In the Christian churches, Holy Orders are ordained ministries such as bishop, priest or deacon.
Saint Ignazio da Laconi (10 December 1701 - 11 May 1781) - born Vincenzo Peis - was an Italian Roman Catholic professed religious from the Order of Friars Minor Capuchin.
Institutes of consecrated life are canonically erected institutes in the Catholic Church whose members profess the evangelical counsels of chastity, poverty, and obedience by vows or other sacred bonds.
Intercession or intercessory prayer is the act of praying to a deity on behalf of others.
Blessed Isidore De Loor (18 April 1881 - 6 October 1916) - in religious Isidore of Saint Joseph - was a Belgian professed religious from the Passionists.
István Sándor (26 October 1914 – 8 June 1953) was Hungarian Salesian and Labourer, Martyr and Blessed;.
Saint Jaime Hilario Barbal (2 January 1898 – 18 January 1937) - born Manuel Barbal i Cosín - was a Catalan Roman Catholic and a professed religious from the Institute of the Brothers of the Christian Schools.
Saint John-Baptiste de la Salle (April 30, 1651 – April 7, 1719) was a French priest, educational reformer, and founder of the Institute of the Brothers of the Christian Schools.
John Macías, O.P. (Spanish San Juan Macias alt. sp Massias) (2 March 1585 Ribera del Fresno, Extremadura, Spain – September 16, 1645, Lima, Viceroyalty of Peru), was a Spanish-born Dominican Friar who evangelized in Peru in 1620.
John of God, O.H. (March 8, 1495 – March 8, 1550) (Juan de Dios, João de Deus and Joannis de Deo) was a Portuguese-born soldier turned health-care worker in Spain, whose followers later formed the Brothers Hospitallers of Saint John of God, a worldwide Catholic religious institute dedicated to the care of the poor, sick, and those suffering from mental disorders.
Blessed José Olallo Valdés (12 February 1820 - 7 March 1889) was a Cuban professed religious and a professed member from the Brothers Hospitallers of Saint John of God.
A layperson (also layman or laywoman) is a person who is not qualified in a given profession and/or does not have specific knowledge of a certain subject.
In the past, the term lay brother was used within some Catholic religious institutes to distinguish members who were not ordained from those members who were clerics (priests and seminarians).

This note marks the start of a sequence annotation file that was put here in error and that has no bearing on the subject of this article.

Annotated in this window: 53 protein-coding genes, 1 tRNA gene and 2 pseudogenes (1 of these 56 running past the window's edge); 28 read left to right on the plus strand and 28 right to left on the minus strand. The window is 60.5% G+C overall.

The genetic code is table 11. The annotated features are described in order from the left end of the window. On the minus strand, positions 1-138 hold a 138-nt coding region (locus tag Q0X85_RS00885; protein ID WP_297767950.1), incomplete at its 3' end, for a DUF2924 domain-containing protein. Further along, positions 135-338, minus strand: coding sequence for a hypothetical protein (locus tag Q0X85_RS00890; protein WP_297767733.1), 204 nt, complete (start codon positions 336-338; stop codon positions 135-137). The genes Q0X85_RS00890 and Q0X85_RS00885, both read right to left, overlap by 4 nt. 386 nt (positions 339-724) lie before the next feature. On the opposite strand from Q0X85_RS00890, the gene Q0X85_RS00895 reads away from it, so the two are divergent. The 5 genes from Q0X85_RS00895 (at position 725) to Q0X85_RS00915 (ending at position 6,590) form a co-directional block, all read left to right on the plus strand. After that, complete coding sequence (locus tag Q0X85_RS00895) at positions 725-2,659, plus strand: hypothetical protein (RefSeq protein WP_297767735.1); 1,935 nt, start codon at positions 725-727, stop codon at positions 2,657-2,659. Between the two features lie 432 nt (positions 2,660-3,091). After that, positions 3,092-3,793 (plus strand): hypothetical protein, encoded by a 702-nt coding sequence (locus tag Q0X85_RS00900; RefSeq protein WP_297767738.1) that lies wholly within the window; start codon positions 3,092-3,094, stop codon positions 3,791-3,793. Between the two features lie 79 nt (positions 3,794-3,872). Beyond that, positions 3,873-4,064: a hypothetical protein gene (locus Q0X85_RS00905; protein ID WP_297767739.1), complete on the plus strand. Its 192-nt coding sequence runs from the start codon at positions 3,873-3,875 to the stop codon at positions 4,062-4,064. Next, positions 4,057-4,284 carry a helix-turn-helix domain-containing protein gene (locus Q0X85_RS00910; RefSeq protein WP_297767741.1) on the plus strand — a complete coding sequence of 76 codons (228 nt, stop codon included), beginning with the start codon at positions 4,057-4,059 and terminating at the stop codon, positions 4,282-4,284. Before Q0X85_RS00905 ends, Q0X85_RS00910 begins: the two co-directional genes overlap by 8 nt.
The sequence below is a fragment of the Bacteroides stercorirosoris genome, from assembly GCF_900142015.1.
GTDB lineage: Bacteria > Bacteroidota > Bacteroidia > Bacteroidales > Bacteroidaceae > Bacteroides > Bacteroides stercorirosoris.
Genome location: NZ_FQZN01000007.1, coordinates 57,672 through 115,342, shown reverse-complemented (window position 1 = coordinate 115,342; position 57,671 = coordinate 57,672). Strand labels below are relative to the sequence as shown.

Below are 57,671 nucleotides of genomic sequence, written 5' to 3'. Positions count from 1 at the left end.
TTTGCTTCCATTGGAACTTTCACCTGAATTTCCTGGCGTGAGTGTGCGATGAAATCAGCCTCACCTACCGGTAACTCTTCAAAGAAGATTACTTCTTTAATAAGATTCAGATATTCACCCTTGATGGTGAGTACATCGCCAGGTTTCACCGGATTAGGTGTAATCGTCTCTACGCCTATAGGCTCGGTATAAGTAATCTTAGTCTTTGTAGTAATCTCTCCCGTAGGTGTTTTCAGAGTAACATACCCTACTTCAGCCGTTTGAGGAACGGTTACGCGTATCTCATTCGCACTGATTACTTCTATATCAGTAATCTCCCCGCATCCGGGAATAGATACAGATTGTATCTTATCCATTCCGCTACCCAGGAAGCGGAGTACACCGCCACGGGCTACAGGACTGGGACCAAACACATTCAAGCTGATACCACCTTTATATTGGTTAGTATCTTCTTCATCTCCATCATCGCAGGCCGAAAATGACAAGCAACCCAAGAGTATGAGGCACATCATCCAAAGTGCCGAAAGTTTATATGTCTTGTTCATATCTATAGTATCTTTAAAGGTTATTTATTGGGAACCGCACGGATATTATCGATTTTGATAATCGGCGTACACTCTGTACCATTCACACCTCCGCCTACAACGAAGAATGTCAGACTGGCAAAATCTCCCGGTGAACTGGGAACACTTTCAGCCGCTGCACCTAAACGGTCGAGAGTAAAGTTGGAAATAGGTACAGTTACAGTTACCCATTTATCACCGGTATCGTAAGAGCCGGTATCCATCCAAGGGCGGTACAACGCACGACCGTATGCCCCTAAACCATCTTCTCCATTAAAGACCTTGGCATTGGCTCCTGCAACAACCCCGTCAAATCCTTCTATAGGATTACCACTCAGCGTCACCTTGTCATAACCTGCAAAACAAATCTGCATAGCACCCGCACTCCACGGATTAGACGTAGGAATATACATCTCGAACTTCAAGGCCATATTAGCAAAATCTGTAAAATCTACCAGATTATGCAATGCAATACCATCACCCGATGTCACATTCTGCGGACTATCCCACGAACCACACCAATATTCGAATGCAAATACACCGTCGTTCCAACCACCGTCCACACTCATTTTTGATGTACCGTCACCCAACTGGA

The Little Brothers of Francis are one of the family of Franciscan orders in the Anglican Communion.
The Lutheran World Federation (LWF; Lutherischer Weltbund) is a global communion of national and regional Lutheran churches headquartered in the Ecumenical Centre in Geneva, Switzerland.
The Marist Brothers of the Schools, commonly known as simply the Marist Brothers, is an international community of Catholic Religious Institute of Brothers.
Martin de Porres Velázquez, O.P. (December 9, 1579 – November 3, 1639), was a lay brother of the Dominican Order who was beatified in 1837 by Pope Gregory XVI and canonized in 1962 by Pope John XXIII.
The martyrs of Turon were a group of eight De La Salle Brothers and a Passionist priest who were executed by revolutionaries in Spain in October 1934.
Mendicant orders are, primarily, certain Christian religious orders that have adopted a lifestyle of poverty, traveling, and living in urban areas for purposes of preaching, evangelism, and ministry, especially to the poor.
Methodism or the Methodist movement is a group of historically related denominations of Protestant Christianity which derive their inspiration from the life and teachings of John Wesley, an Anglican minister in England.
In the history of Europe, the Middle Ages (or Medieval Period) lasted from the 5th to the 15th century.
Francisco Luis Febres-Cordero y Muñoz (7 November 1854 – 9 February 1910), known as Saint Miguel Febres Cordero and more popularly as Brother Miguel, was an Ecuadorian Roman Catholic religious brother.
Monasticism (from Greek μοναχός, monachos, derived from μόνος, monos, "alone") or monkhood is a religious way of life in which one renounces worldly pursuits to devote oneself fully to spiritual work.
Montreal (officially Montréal) is the most populous municipality in the Canadian province of Quebec and the second-most populous municipality in Canada.
Saint Mutien-Marie Wiaux, F.S.C., (also known as Mutien-Marie of Malonne; 20 March 1841 – 30 January 1917) was a Belgian member of the Brothers of Christian Schools, who spent his life as a teacher and is honored as a saint by the Catholic Church.
The Order of Friars Minor Capuchin (postnominal abbr. O.F.M.Cap.) is an order of friars within the Catholic Church, among the chief offshoots of the Franciscans.